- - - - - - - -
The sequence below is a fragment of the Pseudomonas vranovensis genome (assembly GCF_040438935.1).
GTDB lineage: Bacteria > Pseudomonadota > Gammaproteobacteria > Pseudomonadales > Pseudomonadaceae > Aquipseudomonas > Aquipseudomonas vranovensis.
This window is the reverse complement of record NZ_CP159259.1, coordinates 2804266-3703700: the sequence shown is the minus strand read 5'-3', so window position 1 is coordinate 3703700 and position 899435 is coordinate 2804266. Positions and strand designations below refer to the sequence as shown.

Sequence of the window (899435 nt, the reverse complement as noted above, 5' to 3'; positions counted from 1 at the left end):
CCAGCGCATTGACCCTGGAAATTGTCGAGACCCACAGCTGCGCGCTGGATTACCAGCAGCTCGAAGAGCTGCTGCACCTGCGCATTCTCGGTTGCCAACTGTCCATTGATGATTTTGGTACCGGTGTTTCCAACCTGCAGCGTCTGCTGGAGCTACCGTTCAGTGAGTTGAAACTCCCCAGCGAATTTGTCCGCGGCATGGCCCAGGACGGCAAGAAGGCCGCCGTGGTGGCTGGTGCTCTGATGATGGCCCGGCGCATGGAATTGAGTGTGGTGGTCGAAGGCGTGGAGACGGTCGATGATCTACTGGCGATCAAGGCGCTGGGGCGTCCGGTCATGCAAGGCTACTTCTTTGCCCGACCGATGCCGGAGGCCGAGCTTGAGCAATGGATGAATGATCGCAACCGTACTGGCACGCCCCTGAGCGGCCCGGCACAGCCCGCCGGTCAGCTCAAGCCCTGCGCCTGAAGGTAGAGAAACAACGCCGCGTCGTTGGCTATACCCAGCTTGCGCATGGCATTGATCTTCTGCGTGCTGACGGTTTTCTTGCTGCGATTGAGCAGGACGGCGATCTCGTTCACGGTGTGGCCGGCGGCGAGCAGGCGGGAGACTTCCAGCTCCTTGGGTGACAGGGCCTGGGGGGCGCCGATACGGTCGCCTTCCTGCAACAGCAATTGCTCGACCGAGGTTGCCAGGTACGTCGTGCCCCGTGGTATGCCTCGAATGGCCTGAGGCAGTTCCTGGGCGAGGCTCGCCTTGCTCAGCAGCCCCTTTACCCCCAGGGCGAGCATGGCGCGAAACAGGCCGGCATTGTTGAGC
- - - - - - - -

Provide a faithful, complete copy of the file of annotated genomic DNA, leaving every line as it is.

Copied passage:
The sequence below is a fragment of the Pseudomonas vranovensis genome (assembly GCF_040438935.1).
GTDB lineage: Bacteria > Pseudomonadota > Gammaproteobacteria > Pseudomonadales > Pseudomonadaceae > Aquipseudomonas > Aquipseudomonas vranovensis.
This window is the reverse complement of record NZ_CP159259.1, coordinates 2804266-3703700: the sequence shown is the minus strand read 5'-3', so window position 1 is coordinate 3703700 and position 899435 is coordinate 2804266. Positions and strand designations below refer to the sequence as shown.

Sequence of the window (899435 nt, the reverse complement as noted above, 5' to 3'; positions counted from 1 at the left end):
CCAGCGCATTGACCCTGGAAATTGTCGAGACCCACAGCTGCGCGCTGGATTACCAGCAGCTCGAAGAGCTGCTGCACCTGCGCATTCTCGGTTGCCAACTGTCCATTGATGATTTTGGTACCGGTGTTTCCAACCTGCAGCGTCTGCTGGAGCTACCGTTCAGTGAGTTGAAACTCCCCAGCGAATTTGTCCGCGGCATGGCCCAGGACGGCAAGAAGGCCGCCGTGGTGGCTGGTGCTCTGATGATGGCCCGGCGCATGGAATTGAGTGTGGTGGTCGAAGGCGTGGAGACGGTCGATGATCTACTGGCGATCAAGGCGCTGGGGCGTCCGGTCATGCAAGGCTACTTCTTTGCCCGACCGATGCCGGAGGCCGAGCTTGAGCAATGGATGAATGATCGCAACCGTACTGGCACGCCCCTGAGCGGCCCGGCACAGCCCGCCGGTCAGCTCAAGCCCTGCGCCTGAAGGTAGAGAAACAACGCCGCGTCGTTGGCTATACCCAGCTTGCGCATGGCATTGATCTTCTGCGTGCTGACGGTTTTCTTGCTGCGATTGAGCAGGACGGCGATCTCGTTCACGGTGTGGCCGGCGGCGAGCAGGCGGGAGACTTCCAGCTCCTTGGGTGACAGGGCCTGGGGGGCGCCGATACGGTCGCCTTCCTGCAACAGCAATTGCTCGACCGAGGTTGCCAGGTACGTCGTGCCCCGTGGTATGCCTCGAATGGCCTGAGGCAGTTCCTGGGCGAGGCTCGCCTTGCTCAGCAGCCCCTTTACCCCCAGGGCGAGCATGGCGCGAAACAGGCCGGCATTGTTGAGC